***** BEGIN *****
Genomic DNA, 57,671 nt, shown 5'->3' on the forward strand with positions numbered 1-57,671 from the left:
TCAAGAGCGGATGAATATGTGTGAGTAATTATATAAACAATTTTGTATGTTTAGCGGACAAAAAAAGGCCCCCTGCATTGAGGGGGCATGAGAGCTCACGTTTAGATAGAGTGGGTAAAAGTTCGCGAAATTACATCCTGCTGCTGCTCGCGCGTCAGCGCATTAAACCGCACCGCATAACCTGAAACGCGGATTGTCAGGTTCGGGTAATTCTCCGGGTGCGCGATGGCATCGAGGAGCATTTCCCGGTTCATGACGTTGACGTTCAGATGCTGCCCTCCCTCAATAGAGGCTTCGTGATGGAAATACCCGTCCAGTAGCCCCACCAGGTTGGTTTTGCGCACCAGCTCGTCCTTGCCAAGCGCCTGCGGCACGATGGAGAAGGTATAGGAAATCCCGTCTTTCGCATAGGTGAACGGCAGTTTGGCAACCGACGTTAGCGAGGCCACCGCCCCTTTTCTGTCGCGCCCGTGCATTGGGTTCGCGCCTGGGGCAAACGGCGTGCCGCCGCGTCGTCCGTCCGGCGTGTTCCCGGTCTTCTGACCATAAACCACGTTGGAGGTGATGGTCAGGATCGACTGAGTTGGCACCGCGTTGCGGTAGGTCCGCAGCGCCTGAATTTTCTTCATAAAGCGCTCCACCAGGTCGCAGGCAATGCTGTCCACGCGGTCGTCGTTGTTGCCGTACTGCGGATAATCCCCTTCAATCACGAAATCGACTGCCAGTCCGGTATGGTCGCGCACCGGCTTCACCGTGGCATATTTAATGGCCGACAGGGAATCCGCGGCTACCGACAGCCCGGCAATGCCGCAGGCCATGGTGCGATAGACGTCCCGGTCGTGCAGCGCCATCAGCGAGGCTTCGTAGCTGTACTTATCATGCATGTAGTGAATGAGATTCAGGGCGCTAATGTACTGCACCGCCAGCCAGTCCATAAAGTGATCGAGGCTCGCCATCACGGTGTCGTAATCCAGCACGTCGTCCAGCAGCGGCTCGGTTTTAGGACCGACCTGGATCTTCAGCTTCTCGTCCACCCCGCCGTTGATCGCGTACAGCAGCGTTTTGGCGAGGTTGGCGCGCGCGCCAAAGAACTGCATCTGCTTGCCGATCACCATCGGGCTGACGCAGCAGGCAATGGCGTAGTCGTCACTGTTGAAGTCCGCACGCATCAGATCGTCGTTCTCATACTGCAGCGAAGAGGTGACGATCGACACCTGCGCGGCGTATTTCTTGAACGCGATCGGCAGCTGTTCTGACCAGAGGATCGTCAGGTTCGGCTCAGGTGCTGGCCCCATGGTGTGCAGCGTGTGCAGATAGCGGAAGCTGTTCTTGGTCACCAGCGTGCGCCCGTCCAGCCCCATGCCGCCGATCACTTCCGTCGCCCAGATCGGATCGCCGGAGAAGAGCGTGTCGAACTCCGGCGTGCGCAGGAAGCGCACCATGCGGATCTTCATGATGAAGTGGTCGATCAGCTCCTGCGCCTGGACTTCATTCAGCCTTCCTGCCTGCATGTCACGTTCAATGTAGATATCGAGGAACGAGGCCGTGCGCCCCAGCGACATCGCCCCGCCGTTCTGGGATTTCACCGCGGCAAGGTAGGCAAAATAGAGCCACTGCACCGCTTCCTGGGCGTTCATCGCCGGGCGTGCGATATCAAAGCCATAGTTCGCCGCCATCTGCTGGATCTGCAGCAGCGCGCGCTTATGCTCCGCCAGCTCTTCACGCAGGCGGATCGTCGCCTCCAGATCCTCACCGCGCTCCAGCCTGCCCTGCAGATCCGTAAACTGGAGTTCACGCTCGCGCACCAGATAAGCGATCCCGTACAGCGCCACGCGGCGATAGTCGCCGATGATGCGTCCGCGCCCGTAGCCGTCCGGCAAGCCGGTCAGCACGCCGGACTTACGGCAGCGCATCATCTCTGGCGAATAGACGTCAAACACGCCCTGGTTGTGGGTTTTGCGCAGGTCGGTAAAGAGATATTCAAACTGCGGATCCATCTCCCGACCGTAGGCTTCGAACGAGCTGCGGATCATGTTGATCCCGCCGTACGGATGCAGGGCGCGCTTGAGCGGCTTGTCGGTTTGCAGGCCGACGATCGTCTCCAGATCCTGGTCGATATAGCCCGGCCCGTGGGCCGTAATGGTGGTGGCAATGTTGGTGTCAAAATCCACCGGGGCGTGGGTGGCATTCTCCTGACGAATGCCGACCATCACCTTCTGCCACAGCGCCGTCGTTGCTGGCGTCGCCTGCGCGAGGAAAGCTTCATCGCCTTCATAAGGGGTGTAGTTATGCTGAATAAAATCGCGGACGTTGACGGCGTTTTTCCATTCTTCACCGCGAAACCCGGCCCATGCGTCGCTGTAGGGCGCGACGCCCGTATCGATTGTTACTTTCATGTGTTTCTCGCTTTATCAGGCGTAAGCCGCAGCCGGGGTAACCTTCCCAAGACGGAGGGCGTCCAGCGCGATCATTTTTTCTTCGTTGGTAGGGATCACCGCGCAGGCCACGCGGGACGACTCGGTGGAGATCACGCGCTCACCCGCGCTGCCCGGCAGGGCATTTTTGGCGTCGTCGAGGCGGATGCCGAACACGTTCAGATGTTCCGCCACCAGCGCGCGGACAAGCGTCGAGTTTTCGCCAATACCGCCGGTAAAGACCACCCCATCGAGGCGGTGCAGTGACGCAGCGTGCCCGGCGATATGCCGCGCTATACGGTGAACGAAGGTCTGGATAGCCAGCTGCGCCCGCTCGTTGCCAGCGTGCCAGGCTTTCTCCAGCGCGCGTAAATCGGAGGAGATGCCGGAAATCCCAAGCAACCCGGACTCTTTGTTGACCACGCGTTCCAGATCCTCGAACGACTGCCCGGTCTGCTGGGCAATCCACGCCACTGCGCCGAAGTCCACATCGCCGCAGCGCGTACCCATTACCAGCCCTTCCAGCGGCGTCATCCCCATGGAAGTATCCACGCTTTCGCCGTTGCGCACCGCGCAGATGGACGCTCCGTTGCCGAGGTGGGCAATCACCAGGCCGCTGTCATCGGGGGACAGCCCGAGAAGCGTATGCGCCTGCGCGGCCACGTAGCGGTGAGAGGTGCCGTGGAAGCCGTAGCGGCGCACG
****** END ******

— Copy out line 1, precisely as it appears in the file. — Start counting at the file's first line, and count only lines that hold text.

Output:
Genomic DNA, 57,671 nt, shown 5'->3' on the forward strand with positions numbered 1-57,671 from the left: